Aromatherapy Oils

Commodities, Materials, Essences

RUTH BARCAN

UNIVERSITY OF SYDNEY

ISSN 1837-8692
Cultural Studies Review 2014. © 2014 Ruth Barcan. This is an Open Access article distributed under the terms of the Creative Commons Attribution 4.0 Unported (CC BY 4.0) License (https://creativecommons.org/licenses/by/4.0/), allowing third parties to copy and redistribute the material in any medium or format and to remix, transform, and build upon the material for any purpose, even commercially, provided the original work is properly cited and states its license.

Citation: Cultural Studies Review (CSR) 2014, 20, 3615, http://dx.doi.org/10.5130/csr.v20i2.3615

INTRODUCTION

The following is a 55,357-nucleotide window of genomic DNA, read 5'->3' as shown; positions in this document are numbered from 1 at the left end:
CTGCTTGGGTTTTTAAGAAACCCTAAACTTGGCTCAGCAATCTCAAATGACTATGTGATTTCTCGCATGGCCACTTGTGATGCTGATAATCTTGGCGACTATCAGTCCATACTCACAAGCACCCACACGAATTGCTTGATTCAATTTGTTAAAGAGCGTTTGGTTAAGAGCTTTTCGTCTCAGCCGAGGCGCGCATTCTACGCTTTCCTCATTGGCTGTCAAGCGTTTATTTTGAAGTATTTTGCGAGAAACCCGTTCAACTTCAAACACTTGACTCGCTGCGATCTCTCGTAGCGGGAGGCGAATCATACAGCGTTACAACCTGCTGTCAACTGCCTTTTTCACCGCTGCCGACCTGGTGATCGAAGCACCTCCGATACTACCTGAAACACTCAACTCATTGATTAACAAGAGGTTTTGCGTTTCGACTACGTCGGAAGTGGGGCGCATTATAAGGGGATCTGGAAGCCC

Aromatherapy is a modern form of plant medicine in which highly concentrated plant extracts known as essential oils are used, singly or in blends, as therapeutic agents. They are commonly used via inhalation (in an oil burner or vaporiser), but may also be used topically (for example dispersed in a carrier oil, or in a bath) and, more rarely, ingested.1 Aromatherapy is, then, more reliant on physical things to do its therapeutic work than many other complementary/alternative (CAM) therapies. Unlike, say, massage, which uses touch as its primary therapeutic vehicle, or spiritual healing, which relies on belief and ritual, or mind-based techniques like meditation, hypnotherapy or psychotherapy, aromatherapy is centred on objects and materials: the essential oils. Today, these oils are almost always industrially produced and sold as commodities. This makes aromatherapy an interesting example to study if one wants to explore some of the different understandings of materials and materiality at play in a Western consumer context.